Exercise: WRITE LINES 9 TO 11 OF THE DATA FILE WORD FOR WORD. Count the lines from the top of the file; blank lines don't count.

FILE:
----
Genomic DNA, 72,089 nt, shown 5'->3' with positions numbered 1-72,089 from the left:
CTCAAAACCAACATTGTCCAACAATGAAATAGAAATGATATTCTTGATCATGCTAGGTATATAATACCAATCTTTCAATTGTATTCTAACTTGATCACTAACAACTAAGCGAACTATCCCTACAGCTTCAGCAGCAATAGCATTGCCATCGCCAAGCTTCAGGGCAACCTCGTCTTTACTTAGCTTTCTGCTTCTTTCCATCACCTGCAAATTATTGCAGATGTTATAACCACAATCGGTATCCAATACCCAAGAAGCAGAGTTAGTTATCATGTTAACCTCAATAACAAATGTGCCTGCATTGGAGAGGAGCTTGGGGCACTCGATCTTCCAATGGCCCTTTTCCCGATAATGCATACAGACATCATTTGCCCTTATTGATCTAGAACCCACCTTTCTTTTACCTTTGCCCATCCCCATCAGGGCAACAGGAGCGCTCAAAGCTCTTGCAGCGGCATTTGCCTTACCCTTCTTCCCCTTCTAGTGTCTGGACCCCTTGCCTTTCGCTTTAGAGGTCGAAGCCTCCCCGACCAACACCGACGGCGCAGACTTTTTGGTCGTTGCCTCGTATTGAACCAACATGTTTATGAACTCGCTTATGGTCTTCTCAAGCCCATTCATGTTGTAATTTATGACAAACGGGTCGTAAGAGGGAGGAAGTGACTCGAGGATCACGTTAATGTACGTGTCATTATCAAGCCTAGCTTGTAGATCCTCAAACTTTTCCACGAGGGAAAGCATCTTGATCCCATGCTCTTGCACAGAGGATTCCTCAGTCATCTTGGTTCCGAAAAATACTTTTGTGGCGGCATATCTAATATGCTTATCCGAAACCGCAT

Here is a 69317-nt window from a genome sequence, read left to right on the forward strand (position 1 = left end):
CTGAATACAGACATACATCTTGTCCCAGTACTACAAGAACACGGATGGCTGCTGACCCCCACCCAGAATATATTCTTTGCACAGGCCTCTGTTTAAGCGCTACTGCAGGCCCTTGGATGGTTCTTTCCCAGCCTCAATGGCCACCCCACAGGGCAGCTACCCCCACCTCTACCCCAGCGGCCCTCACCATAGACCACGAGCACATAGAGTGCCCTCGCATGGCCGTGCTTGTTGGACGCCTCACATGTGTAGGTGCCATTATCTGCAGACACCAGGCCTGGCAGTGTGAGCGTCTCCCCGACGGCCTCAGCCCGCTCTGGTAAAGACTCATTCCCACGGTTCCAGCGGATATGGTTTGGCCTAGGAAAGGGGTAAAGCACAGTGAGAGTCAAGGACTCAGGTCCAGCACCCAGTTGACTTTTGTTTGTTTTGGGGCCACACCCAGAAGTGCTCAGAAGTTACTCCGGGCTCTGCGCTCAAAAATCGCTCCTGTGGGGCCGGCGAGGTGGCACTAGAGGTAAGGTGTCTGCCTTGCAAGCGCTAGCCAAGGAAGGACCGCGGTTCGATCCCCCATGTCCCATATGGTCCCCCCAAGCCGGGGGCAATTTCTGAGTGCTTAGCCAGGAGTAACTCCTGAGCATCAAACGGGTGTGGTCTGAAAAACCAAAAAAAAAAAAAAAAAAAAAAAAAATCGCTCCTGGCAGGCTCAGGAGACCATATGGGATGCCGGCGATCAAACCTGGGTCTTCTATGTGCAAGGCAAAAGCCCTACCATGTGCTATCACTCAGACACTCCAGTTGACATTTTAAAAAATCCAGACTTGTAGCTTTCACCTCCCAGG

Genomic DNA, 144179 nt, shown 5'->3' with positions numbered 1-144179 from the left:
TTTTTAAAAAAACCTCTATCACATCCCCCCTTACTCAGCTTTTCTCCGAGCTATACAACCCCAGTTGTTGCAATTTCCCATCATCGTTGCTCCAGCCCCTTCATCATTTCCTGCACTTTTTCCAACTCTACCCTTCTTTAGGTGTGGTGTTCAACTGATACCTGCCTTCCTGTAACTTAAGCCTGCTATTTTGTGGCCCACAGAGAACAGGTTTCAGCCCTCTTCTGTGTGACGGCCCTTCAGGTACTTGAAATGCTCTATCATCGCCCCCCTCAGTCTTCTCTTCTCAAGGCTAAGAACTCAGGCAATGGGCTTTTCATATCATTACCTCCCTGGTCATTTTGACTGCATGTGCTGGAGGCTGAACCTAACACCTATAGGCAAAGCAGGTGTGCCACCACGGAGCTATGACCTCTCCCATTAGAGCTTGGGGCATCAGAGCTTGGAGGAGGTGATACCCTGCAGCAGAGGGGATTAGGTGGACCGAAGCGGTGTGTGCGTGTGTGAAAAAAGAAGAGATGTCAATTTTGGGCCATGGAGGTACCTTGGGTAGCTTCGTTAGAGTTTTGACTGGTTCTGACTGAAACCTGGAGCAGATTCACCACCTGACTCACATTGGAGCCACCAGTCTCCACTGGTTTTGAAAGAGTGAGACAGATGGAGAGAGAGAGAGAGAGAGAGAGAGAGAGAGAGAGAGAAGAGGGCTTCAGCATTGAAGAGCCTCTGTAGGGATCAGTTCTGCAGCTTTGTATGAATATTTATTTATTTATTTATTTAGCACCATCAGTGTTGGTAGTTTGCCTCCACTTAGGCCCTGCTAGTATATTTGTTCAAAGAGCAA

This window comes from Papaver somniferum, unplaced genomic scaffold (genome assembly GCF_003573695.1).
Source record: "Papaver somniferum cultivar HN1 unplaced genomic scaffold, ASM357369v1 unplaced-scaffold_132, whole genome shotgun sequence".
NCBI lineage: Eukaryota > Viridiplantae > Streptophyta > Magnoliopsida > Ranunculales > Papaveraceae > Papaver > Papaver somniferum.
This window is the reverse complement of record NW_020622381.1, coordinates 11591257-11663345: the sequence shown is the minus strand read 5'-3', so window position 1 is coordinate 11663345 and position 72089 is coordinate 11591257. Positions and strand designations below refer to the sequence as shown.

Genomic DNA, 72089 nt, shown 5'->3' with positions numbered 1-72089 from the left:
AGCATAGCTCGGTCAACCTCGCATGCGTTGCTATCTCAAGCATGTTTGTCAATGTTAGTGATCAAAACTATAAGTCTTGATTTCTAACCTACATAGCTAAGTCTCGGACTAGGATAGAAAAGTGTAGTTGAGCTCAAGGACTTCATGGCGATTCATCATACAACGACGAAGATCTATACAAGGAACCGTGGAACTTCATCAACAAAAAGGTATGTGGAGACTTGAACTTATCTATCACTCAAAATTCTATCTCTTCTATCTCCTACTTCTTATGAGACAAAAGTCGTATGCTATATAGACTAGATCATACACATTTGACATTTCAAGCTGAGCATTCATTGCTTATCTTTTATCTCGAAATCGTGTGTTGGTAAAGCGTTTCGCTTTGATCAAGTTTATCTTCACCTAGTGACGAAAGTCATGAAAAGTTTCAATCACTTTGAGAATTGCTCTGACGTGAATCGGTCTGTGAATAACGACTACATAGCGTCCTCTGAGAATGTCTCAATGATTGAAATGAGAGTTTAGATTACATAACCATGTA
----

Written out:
NCBI lineage: Eukaryota > Viridiplantae > Streptophyta > Magnoliopsida > Ranunculales > Papaveraceae > Papaver > Papaver somniferum.
This window is the reverse complement of record NW_020622381.1, coordinates 11591257-11663345: the sequence shown is the minus strand read 5'-3', so window position 1 is coordinate 11663345 and position 72089 is coordinate 11591257. Positions and strand designations below refer to the sequence as shown.

Genomic DNA, 72089 nt, shown 5'->3' with positions numbered 1-72089 from the left: